The Maruki Gallery is a small art gallery outside of Tokyo. Iri and Toshi Maruki were a married couple, both artists. The grounds of the gallery include both their home and an exhibition of their work. The major exhibit is a collection of fifteen wall-sized paintings on folding screens of the experiences of those in Hiroshima on August 6, 1945. From 1950 to 1982 they labored over The Hiroshima Screens.
The Marukis traveled to the smoldering city a few days after the bombing to search for missing relatives. The Hiroshima Screens are painted in black, white, gray, and red going through the experiences of that fateful day. Their paintings capture the horror, the disorientation, the anguish of the people of Hiroshima. Dying lovers embrace and mothers hold their dead children. Victims have their skin shredding off. The horrors of war, especially the bombing of civilians, are portrayed in a stark and gripping way. The titles of some of the screens are evocative of the images presented: Ghosts, Fire, Water, Atomic Desert, Mother and Child. Though words fall short of capturing these terrible events, each screen has poetic reflections by the Murukis.
The 15th panel is titled Nagasaki about the dropping of the second atomic bomb upon that city. That painting is on permanent exhibition at the Nagasaki International Cultural Hall.
The Hiroshima Panels are not just about the suffering of the Japanese civilians. They move into a universal anti-war and anti-nuclear weapons theme. One panel depicts the crows feasting on the piles of Korean dead left unburied. Some 30,000 Korean slave laborers were in Hiroshima at the time of the bombing, and around 20,000 perished. The Japanese responding to the bombing did not bury the Korean dead but left their bodies in piles. The Japanese racism has continued even in the establishment of the peace park. Koreans who wanted to raise a memorial to the Korean victims were not allowed to have it included in the peace park, so the memorial is just across a river, unmarked on all the tourist maps.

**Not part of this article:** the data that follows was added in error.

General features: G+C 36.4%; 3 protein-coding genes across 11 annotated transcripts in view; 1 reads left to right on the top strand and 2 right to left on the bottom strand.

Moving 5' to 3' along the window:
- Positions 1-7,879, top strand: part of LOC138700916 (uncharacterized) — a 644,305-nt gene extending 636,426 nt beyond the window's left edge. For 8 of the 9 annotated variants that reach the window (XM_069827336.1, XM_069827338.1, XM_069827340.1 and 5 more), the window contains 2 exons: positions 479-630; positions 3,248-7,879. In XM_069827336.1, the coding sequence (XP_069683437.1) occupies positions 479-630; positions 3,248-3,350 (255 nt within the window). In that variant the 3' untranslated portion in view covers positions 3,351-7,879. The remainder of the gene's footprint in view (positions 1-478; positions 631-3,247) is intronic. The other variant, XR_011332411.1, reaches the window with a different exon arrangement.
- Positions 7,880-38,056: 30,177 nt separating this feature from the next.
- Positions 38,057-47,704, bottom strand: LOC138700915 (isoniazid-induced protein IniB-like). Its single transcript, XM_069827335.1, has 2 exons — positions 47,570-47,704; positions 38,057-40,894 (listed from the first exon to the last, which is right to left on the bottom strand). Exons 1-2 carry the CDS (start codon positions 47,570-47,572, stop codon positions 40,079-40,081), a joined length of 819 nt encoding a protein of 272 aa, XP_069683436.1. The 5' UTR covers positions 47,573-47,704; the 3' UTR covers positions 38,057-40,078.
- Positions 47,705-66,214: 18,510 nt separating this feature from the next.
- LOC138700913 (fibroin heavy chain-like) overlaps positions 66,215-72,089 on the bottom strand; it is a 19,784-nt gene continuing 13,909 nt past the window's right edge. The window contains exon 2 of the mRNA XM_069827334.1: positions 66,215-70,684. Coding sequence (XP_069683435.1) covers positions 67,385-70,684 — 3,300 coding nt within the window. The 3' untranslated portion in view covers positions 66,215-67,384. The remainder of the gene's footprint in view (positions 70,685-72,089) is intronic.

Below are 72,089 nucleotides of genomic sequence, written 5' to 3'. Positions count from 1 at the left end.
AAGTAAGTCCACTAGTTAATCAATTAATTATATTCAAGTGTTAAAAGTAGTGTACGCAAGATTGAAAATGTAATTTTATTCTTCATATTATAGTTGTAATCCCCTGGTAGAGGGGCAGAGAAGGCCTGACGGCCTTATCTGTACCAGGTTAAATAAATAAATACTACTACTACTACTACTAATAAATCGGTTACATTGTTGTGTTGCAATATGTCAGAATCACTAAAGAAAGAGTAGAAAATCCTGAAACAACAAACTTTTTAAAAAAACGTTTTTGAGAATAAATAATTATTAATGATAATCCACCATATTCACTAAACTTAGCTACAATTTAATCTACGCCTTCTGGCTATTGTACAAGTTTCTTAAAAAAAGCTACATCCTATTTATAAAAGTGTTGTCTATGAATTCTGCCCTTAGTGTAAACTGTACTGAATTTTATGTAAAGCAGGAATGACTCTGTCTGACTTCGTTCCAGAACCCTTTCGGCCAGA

Another panel portrayed the fate of American POW’s who survived the bombing only to be torn limb from limb by their enraged captors. The Marukis’ poetic comment beside their depiction said, “Our hands tremble as we paint.” Even in their personal sorrow for the horrors inflicted upon their own people, the Marukis were able to capture the horrors perpetrated even on the enemy. Such empathy as expressed in their art is part of the path to hope and healing.
In an adjacent room to The Hiroshima Panels is another large painting on screens. The Rape of Nanjing recalls the terrible three-day orgy of violence where 300,000 Chinese people were slaughtered by Japanese soldiers. Besides showing the suffering on their own sides the Marukis courageously explored the suffering caused by their own nation and its complicity in acts of evil.
The Marukis did not just give a message of horror but also encouraged actions of hope. Their painting Petition X, completed in 1955, recalls a movement started by Tokyo housewives to collect signatures to protest nuclear weapons testing. In the panel, a long line of civilians from all walks of life stand patiently in line to sign the petition. In the accompanying text, the artists note that “for the first time, the people of Japan asserted themselves with a silent cry—a voice that echoed through the land—a call for peace.”
In 1995 the Marukis were nominated for the Nobel Peace Prize. A 1987 documentary film of their work, Hellfire: A Journey from Hiroshima, was nominated for an Academy Award. In 1953 after the first six panels had been completed Japanese musician Masao Ohki composed his Fifth Symphony with six movements to match The Hiroshima Panels. Click here to listen to Ohki’s Fifth Symphony with visuals from The Hiroshima Panels.